Frazey Ford, some-time Be Good Tanya, follows up 2014’s ‘Indian Ocean’ with ‘U kin B the Sun’ an album that expertly straddles country and western’s story-telling edicts, folk’s passed-on-down homilies and codes, funk’s clarion call to ‘be’ and gospel’s hallelujah redemption songs. The end product is a potent, political and personal soul-bearing stew.
Being the off-spring of ‘conscientious objectors’ (her parents fled to a commune in Canada in protest at the US’s involvement in Vietnam) is bound to instil certain morals, values and virtues and cultivate a do-right mind-set yet an upbringing not without its drawbacks (graphically autobiographical on opener ‘Azad’).

A fortuitous sharing of an Amsterdam venue with D’Angelo in 2017 inspired Ford to cover his ‘When we get by’. The neo-soul man’s languid ambience and sanguine aesthetics informing these new songs and allowing them to ‘happen’ and ‘evolve’ in a natural, unforced state.

Throughout the bass and drum dictate, dominate and drive the sound’s thrust, acting as the album’s beating heart with the tinkling, sprinkling ivories helping to supply and apply a warm 1970s AOR sheen.

At turns strident and measured, angry yet seductive, Ford warbles her carefully chosen words expressed via a controlled vibrato where Dolly Parton’s vulnerable defiance/stately compliance is a clear antecedent: all throat-trapped emotions caught betwixt and between, struggling to remain and/or be contained (philosophically oesophageal ?). Their eventual uttering a welcome, cathartic release.

The gauntlet throwing ‘Azad’ is hands-in-the-air neo-soul-funk wah-wah why not gamble, get out, be free ‘in the Western skies …go get what you want …it’s your life’.

What is the thing that ‘Money can’t buy’ Love? Flash car? A pint of milk? Money cannot buy anything that hasn’t had a monetary, fiscal price put on it, the ethereal, transcendent aspects of existence are earned externally to economics. Ford reels off a litany of reasons how and why ‘you got a life that money can’t buy’ with the song’s climax finding her fade into the distance as if tired and weary of pointing out the obvious to the wilfully oblivious. The good and best things come for ‘free’.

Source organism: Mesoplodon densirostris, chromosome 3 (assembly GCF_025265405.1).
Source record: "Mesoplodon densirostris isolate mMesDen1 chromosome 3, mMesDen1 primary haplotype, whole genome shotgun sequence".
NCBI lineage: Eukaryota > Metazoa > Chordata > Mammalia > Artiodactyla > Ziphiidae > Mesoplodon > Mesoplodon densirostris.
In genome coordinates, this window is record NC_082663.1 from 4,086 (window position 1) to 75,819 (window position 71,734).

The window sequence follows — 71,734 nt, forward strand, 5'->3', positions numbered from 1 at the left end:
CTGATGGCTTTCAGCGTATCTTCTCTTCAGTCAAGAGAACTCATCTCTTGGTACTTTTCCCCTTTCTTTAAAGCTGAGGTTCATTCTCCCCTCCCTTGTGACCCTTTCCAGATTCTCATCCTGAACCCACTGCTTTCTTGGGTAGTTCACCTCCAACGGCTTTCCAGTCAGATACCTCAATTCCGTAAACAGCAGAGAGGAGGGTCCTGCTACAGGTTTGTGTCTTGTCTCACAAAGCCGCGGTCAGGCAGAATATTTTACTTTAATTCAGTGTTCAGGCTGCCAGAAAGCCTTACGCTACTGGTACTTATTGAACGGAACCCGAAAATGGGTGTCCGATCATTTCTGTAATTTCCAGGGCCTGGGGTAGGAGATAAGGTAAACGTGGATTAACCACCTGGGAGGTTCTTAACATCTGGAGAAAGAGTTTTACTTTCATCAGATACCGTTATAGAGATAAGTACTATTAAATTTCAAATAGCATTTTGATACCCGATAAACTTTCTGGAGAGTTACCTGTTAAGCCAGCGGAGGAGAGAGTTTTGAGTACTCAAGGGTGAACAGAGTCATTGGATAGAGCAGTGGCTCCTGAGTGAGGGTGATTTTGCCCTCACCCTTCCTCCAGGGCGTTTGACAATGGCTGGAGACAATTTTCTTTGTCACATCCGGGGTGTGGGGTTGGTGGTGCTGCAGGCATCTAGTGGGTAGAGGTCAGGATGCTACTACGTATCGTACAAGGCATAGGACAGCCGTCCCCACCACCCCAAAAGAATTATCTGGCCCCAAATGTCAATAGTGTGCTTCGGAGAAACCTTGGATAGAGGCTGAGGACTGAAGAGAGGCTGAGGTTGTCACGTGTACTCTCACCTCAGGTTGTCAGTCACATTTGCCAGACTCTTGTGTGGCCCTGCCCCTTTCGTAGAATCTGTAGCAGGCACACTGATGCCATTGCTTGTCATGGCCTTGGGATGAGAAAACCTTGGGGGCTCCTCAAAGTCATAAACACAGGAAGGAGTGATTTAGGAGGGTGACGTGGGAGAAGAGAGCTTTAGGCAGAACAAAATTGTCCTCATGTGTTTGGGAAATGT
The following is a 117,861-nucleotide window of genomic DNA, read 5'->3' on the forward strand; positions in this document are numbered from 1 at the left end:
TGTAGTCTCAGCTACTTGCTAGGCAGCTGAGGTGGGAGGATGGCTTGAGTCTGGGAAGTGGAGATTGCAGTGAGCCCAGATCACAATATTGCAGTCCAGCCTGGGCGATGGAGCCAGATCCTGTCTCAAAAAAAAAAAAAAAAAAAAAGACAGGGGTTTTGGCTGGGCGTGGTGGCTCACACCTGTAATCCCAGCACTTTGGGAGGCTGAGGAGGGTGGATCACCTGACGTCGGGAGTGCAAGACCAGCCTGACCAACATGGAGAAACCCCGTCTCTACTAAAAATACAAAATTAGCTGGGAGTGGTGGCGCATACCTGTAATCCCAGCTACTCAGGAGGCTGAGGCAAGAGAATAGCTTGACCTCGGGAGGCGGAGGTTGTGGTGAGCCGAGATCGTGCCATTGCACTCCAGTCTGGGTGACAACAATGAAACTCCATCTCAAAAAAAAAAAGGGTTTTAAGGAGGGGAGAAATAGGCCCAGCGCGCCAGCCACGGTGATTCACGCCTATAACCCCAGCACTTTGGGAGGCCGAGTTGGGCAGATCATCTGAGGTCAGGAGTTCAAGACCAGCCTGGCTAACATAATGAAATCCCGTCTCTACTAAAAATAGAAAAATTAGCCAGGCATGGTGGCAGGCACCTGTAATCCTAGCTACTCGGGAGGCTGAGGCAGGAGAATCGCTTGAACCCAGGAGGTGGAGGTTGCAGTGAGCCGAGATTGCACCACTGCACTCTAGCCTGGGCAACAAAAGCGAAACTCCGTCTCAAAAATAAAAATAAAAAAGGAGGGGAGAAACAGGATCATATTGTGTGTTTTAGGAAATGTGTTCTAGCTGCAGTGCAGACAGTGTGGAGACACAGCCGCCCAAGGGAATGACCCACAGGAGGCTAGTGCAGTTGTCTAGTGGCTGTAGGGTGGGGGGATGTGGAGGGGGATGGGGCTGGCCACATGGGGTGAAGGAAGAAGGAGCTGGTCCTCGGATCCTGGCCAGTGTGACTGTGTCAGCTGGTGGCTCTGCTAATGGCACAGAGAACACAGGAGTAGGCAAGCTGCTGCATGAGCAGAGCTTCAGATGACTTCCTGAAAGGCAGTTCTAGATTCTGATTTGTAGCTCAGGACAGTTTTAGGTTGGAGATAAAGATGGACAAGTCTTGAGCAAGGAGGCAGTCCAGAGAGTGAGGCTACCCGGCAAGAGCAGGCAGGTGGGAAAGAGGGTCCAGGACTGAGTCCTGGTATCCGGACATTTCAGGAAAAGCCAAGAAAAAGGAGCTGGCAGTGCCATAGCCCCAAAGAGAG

Standout is the Angie Stone influenced ‘Holdin’ it down’, with its message of stock-taking resilience: ‘I like to rest on the shore, before I go back and do more’ is it’s never-say-die out-cry.

The (arguably media-manipulated) inter-generational divide is addressed on ‘The kids are having none of it’. Ford issuing a call for action to dormant elders, exulting the younger breed for their refusal to sit and wait, exclaiming ‘they can’t be bought’. It’s evocative of Neil Young’s 1972 ‘Old Man’ albeit roles are inverted, this time ruefully looking down and back at the past, present and attempting to glimpse a future.

Closer ‘U Kin B the sun’ is a pagan echo, a love-lament to the empowering, nourishing, light and life-giving star. An illuminating finale oozing with psychedelic positivity.